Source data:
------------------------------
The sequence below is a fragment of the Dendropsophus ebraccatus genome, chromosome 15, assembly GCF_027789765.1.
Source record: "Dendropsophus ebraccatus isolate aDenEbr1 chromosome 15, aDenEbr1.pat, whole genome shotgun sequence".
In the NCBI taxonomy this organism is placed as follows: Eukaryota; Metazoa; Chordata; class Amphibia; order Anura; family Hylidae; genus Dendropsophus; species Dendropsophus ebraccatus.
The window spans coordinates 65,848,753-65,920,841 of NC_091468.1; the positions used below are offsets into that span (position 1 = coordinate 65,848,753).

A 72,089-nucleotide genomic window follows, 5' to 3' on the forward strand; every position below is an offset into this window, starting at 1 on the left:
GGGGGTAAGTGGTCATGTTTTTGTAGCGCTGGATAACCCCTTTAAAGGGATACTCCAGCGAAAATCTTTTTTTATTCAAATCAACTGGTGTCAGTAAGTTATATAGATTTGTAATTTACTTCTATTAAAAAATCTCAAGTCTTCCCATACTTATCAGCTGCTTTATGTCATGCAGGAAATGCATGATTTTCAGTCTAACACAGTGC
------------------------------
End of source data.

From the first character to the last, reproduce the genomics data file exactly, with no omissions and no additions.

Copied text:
The sequence below is a fragment of the Dendropsophus ebraccatus genome, chromosome 15, assembly GCF_027789765.1.
Source record: "Dendropsophus ebraccatus isolate aDenEbr1 chromosome 15, aDenEbr1.pat, whole genome shotgun sequence".
In the NCBI taxonomy this organism is placed as follows: Eukaryota; Metazoa; Chordata; class Amphibia; order Anura; family Hylidae; genus Dendropsophus; species Dendropsophus ebraccatus.
The window spans coordinates 65,848,753-65,920,841 of NC_091468.1; the positions used below are offsets into that span (position 1 = coordinate 65,848,753).

A 72,089-nucleotide genomic window follows, 5' to 3' on the forward strand; every position below is an offset into this window, starting at 1 on the left:
GGGGGTAAGTGGTCATGTTTTTGTAGCGCTGGATAACCCCTTTAAAGGGATACTCCAGCGAAAATCTTTTTTTATTCAAATCAACTGGTGTCAGTAAGTTATATAGATTTGTAATTTACTTCTATTAAAAAATCTCAAGTCTTCCCATACTTATCAGCTGCTTTATGTCATGCAGGAAATGCATGATTTTCAGTCTAACACAGTGC